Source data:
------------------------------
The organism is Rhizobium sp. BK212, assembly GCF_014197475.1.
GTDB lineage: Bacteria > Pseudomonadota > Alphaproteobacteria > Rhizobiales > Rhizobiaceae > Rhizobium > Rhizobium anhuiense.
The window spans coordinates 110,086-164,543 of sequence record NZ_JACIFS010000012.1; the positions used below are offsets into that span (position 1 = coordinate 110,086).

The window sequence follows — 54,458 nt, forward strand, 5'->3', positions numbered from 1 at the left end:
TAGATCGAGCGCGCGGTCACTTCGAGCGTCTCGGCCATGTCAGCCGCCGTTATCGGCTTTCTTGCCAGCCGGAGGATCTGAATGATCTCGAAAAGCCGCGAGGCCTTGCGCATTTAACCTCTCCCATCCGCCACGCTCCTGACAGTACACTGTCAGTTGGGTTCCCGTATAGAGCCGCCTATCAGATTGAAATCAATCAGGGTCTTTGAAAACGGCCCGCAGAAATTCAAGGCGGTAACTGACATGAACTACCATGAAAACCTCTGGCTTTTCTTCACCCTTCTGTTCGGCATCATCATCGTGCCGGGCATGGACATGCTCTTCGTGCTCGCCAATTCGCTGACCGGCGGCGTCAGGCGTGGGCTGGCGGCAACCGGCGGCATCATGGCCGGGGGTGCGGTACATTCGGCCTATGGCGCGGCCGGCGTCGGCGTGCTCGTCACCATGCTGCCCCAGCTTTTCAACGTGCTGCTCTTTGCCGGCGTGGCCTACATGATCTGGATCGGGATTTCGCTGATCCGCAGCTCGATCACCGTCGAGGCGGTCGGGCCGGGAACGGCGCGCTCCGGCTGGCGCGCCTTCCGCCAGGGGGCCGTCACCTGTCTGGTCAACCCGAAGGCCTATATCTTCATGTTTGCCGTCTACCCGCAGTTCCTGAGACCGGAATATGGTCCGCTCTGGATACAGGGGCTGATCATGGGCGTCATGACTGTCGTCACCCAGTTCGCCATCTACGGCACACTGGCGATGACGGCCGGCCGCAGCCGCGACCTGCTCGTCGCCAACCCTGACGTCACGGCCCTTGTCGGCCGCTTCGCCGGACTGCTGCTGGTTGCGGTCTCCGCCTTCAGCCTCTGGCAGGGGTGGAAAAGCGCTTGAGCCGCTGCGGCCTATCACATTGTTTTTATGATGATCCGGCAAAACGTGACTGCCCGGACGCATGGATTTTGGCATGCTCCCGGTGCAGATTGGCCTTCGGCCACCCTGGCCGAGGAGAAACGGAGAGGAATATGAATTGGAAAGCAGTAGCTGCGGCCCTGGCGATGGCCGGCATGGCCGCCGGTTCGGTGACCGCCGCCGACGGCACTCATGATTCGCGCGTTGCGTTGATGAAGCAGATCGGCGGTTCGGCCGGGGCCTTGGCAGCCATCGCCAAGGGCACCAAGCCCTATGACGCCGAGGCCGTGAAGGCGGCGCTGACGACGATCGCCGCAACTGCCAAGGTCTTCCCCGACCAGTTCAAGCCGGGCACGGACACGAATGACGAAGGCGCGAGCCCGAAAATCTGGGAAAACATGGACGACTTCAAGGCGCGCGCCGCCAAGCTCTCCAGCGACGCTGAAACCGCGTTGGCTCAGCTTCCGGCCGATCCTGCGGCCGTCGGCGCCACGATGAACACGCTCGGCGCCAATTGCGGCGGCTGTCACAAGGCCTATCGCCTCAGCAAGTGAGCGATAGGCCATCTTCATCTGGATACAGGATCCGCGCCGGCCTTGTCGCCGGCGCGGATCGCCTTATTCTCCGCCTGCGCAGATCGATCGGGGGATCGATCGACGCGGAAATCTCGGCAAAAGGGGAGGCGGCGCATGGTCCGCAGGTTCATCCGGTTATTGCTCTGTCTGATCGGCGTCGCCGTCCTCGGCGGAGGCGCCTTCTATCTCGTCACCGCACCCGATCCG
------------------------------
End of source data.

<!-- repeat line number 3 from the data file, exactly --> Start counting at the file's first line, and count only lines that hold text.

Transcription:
The window spans coordinates 110,086-164,543 of sequence record NZ_JACIFS010000012.1; the positions used below are offsets into that span (position 1 = coordinate 110,086).